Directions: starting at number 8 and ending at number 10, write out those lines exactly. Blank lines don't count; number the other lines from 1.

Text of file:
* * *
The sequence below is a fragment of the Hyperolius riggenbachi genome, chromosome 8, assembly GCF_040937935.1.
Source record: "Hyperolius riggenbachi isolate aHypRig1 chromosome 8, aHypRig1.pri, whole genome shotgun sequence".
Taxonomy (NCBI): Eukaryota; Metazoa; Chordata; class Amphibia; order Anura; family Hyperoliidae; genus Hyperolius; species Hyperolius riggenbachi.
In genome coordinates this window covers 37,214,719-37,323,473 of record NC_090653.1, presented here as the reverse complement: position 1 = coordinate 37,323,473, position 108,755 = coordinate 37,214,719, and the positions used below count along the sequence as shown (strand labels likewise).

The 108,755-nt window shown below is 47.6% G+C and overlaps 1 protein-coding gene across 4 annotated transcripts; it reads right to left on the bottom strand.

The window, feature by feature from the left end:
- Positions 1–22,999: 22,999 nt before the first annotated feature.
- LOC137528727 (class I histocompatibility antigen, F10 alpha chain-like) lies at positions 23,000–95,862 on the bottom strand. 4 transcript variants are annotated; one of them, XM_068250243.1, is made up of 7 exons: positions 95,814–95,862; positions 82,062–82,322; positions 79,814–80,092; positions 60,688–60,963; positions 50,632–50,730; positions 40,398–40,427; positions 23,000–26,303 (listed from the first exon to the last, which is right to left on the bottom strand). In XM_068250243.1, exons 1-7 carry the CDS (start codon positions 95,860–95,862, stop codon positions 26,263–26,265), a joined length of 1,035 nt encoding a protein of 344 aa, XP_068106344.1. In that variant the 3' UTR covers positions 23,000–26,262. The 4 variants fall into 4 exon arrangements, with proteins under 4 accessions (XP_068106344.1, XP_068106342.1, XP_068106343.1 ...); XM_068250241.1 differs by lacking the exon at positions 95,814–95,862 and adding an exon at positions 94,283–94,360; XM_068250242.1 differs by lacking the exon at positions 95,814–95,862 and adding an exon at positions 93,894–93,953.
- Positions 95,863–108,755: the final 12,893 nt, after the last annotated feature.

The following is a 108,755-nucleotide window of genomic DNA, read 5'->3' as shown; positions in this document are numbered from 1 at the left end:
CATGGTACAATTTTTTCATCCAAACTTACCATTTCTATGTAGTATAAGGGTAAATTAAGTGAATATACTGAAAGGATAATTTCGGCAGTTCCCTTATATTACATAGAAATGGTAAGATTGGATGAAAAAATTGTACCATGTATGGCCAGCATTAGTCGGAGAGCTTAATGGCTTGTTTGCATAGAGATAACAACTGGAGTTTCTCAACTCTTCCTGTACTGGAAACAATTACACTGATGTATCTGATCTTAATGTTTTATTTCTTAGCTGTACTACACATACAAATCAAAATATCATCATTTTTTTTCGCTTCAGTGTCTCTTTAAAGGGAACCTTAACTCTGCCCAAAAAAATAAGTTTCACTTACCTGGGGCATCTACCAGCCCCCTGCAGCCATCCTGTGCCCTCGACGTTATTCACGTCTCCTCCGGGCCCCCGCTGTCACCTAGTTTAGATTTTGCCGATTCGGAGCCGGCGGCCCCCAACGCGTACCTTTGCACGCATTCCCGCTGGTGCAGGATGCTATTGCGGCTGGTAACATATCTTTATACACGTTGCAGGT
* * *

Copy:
- LOC137528727 (class I histocompatibility antigen, F10 alpha chain-like) lies at positions 23,000–95,862 on the bottom strand. 4 transcript variants are annotated; one of them, XM_068250243.1, is made up of 7 exons: positions 95,814–95,862; positions 82,062–82,322; positions 79,814–80,092; positions 60,688–60,963; positions 50,632–50,730; positions 40,398–40,427; positions 23,000–26,303 (listed from the first exon to the last, which is right to left on the bottom strand). In XM_068250243.1, exons 1-7 carry the CDS (start codon positions 95,860–95,862, stop codon positions 26,263–26,265), a joined length of 1,035 nt encoding a protein of 344 aa, XP_068106344.1. In that variant the 3' UTR covers positions 23,000–26,262. The 4 variants fall into 4 exon arrangements, with proteins under 4 accessions (XP_068106344.1, XP_068106342.1, XP_068106343.1 ...); XM_068250241.1 differs by lacking the exon at positions 95,814–95,862 and adding an exon at positions 94,283–94,360; XM_068250242.1 differs by lacking the exon at positions 95,814–95,862 and adding an exon at positions 93,894–93,953.
- Positions 95,863–108,755: the final 12,893 nt, after the last annotated feature.

The following is a 108,755-nucleotide window of genomic DNA, read 5'->3' as shown; positions in this document are numbered from 1 at the left end: